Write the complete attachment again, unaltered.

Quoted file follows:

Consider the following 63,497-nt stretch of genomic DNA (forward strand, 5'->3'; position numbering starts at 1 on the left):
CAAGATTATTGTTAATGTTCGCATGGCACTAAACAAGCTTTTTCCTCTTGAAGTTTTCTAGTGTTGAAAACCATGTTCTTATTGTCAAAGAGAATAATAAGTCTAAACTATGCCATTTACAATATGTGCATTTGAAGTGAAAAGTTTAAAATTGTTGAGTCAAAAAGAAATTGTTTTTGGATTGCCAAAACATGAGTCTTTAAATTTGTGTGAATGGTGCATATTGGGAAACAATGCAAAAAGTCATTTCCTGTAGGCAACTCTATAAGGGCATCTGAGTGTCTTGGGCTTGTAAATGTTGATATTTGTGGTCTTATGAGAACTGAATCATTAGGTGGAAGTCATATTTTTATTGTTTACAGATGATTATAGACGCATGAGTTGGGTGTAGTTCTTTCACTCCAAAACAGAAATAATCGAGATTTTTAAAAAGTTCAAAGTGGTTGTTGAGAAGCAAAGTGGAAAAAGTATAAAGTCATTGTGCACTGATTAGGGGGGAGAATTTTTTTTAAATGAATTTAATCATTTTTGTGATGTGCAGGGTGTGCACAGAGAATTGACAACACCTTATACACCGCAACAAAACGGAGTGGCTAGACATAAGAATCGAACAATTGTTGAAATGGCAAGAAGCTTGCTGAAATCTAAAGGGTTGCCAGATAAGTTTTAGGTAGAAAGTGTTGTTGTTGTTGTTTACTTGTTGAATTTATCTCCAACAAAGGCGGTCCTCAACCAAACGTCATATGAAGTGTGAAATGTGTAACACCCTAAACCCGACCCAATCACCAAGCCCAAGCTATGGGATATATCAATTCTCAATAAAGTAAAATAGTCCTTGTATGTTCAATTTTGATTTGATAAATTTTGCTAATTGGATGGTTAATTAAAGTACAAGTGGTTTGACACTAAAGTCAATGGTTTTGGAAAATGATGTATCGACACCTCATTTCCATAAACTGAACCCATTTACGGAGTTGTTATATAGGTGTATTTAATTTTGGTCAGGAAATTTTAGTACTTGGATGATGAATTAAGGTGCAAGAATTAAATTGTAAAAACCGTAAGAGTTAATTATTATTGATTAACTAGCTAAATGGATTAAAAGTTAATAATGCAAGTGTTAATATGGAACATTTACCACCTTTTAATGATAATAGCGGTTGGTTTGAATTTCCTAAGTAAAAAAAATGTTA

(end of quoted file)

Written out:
Consider the following 63,497-nt stretch of genomic DNA (forward strand, 5'->3'; position numbering starts at 1 on the left):
CAAGATTATTGTTAATGTTCGCATGGCACTAAACAAGCTTTTTCCTCTTGAAGTTTTCTAGTGTTGAAAACCATGTTCTTATTGTCAAAGAGAATAATAAGTCTAAACTATGCCATTTACAATATGTGCATTTGAAGTGAAAAGTTTAAAATTGTTGAGTCAAAAAGAAATTGTTTTTGGATTGCCAAAACATGAGTCTTTAAATTTGTGTGAATGGTGCATATTGGGAAACAATGCAAAAAGTCATTTCCTGTAGGCAACTCTATAAGGGCATCTGAGTGTCTTGGGCTTGTAAATGTTGATATTTGTGGTCTTATGAGAACTGAATCATTAGGTGGAAGTCATATTTTTATTGTTTACAGATGATTATAGACGCATGAGTTGGGTGTAGTTCTTTCACTCCAAAACAGAAATAATCGAGATTTTTAAAAAGTTCAAAGTGGTTGTTGAGAAGCAAAGTGGAAAAAGTATAAAGTCATTGTGCACTGATTAGGGGGGAGAATTTTTTTTAAATGAATTTAATCATTTTTGTGATGTGCAGGGTGTGCACAGAGAATTGACAACACCTTATACACCGCAACAAAACGGAGTGGCTAGACATAAGAATCGAACAATTGTTGAAATGGCAAGAAGCTTGCTGAAATCTAAAGGGTTGCCAGATAAGTTTTAGGTAGAAAGTGTTGTTGTTGTTGTTTACTTGTTGAATTTATCTCCAACAAAGGCGGTCCTCAACCAAACGTCATATGAAGTGTGAAATGTGTAACACCCTAAACCCGACCCAATCACCAAGCCCAAGCTATGGGATATATCAATTCTCAATAAAGTAAAATAGTCCTTGTATGTTCAATTTTGATTTGATAAATTTTGCTAATTGGATGGTTAATTAAAGTACAAGTGGTTTGACACTAAAGTCAATGGTTTTGGAAAATGATGTATCGACACCTCATTTCCATAAACTGAACCCATTTACGGAGTTGTTATATAGGTGTATTTAATTTTGGTCAGGAAATTTTAGTACTTGGATGATGAATTAAGGTGCAAGAATTAAATTGTAAAAACCGTAAGAGTTAATTATTATTGATTAACTAGCTAAATGGATTAAAAGTTAATAATGCAAGTGTTAATATGGAACATTTACCACCTTTTAATGATAATAGCGGTTGGTTTGAATTTCCTAAGTAAAAAAAATGTTA